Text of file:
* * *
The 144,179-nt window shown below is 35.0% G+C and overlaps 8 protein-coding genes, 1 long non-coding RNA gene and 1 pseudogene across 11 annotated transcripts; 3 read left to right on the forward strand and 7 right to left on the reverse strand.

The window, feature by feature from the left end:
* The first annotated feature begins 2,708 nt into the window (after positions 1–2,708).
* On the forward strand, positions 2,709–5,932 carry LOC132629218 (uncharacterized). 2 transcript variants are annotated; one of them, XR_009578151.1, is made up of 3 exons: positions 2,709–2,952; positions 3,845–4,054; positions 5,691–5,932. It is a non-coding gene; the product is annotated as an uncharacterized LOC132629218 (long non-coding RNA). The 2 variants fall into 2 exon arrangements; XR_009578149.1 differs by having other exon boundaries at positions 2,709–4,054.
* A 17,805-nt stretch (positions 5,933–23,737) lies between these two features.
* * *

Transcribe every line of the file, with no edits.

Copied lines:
The 144,179-nt window shown below is 35.0% G+C and overlaps 8 protein-coding genes, 1 long non-coding RNA gene and 1 pseudogene across 11 annotated transcripts; 3 read left to right on the forward strand and 7 right to left on the reverse strand.

The window, feature by feature from the left end:
* The first annotated feature begins 2,708 nt into the window (after positions 1–2,708).
* On the forward strand, positions 2,709–5,932 carry LOC132629218 (uncharacterized). 2 transcript variants are annotated; one of them, XR_009578151.1, is made up of 3 exons: positions 2,709–2,952; positions 3,845–4,054; positions 5,691–5,932. It is a non-coding gene; the product is annotated as an uncharacterized LOC132629218 (long non-coding RNA). The 2 variants fall into 2 exon arrangements; XR_009578149.1 differs by having other exon boundaries at positions 2,709–4,054.
* A 17,805-nt stretch (positions 5,933–23,737) lies between these two features.